I first read “August: Osage County” two years ago, and I immediately wanted to do it. It feels very much like a classic, a slice of literary Americana. A part of me wants to say my own family is nowhere near as dysfunctional as this one. But the truth is, the play feels awful familiar, even if not on so grand a scale, and that draw is there. I think Utah audiences are ready for this story, with all its beautifully, tragic, broken bits of the unfulfilled promise that is the American Dream.
Ivy Weston is the middle daughter of Beverly and Violet, neither of which will be winning Parent-of-the-Year anytime soon. At 44 years old, this quiet, college-educated woman remains unmarried, and as far as the world knows, unattached. She has been left with the sole responsibility of caring for her father, a quiet alcoholic, and her mother, addicted to a variety of pills and with a tongue that could flay open even the toughest of skin.
Ivy’s sisters, Barbara — a few years older, married with a teenage daughter — and Karen — younger and less grounded — have both long ago moved away from small-town Pawhuska to pursue bigger and better things in Anywhere But These GD Plains, USA. Ivy struggles with not begrudging them their freedom, their escape, but it’s been very hard on her to be left as the sole care-giver to their toxic parents. I don’t think Ivy’s reasons for staying close to home rather than leaving are all that complex; I think like a lot of us, she’s simply allowed herself to unwittingly fall into the trap of familial loyalty — not so much a loyalty to each other as family members who love one another. But a loyalty to the roles that life casts us in; and her case, it’s as the long-suffering daughter in a highly dysfunctional family.
Ivy has long played this part of the devoted daughter, managing to ever and always exude a calm and patient exterior, but this exterior is a facade that perfectly conceals her true nature: a very passionate woman who longs for something more; a woman with a secret. Some very key, critical life-changing things happen to Ivy in the two years prior to when the action in this play begins, and she’s begun to grow cynical, but ever hopeful. A strange combination on the surface, but I can really relate to that aspect of Ivy on a personal level. It’s difficult but she tries very hard to fight feeling bitterness over being “stuck.”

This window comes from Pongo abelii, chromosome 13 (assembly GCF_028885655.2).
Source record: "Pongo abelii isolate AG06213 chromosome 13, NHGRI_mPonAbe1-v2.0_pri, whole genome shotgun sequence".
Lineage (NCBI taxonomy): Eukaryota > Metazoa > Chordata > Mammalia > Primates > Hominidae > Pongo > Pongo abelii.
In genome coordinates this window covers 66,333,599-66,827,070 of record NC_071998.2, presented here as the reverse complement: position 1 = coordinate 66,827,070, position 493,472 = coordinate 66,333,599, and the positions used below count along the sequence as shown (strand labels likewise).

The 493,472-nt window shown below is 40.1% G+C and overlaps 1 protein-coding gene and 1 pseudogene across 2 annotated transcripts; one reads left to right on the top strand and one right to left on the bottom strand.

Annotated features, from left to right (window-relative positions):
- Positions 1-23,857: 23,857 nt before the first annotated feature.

The dynamics of the relationship Violet and Ivy share are very interesting to me. On the surface they seem so different, for example Violet cares much about appearances, Ivy does not. Violet is verbose and loudly opinionated, Ivy is the exact opposite. But when we dig deeper and go below the surface of the soil this relationship is planted in, we find striking similarities.
At one point, Ivy tells her sisters that their relationship is a matter of genetic circumstance, and that the idea of “family” is a myth — nothing more. But when you look at certain traits, shared by Ivy and Violet, when you look at the moments where love and compassion is clearly present, you get the sense that playwright Tracy Letts is trying to tell us something very pointed about familial bonds.
Violet says at the end of the play that Ivy is not strong like her and Barbara, but again as we look at Ivy and her actions, we see that is wrong. She is strong in a way very much like Violet. Even the character names, Violet and Ivy, are a hint at a deeper connection between this mother/daughter duo.
Even before her father’s passing, Ivy’s begun to consider that life could be different, but with her father, Beverly, hiring a woman to care for Violet and the home before his suicide is a kind of subconscious permission slip, and she begins to truly believe that a different life is actually possible for her; that she can escape her miserable existence, and in a different place she can be a different person, with the man she loves by her side. She’s fighting for that. A different life.
Michele has appeared locally in “Six Degrees of Separation,” “33 Variations,” and “Steel Magnolias.” She has been actively involved in local theater for over a decade and has worked in several capacities, including not only acting, designing, and directing, but she also served as the executive producer for a local community theater before stepping down to found Silver Summit Theatre Company. She is the artistic director and acting chair for SSTC. Other interests include film, writing, LOLCats, finger painting, and wasting time on the Internet.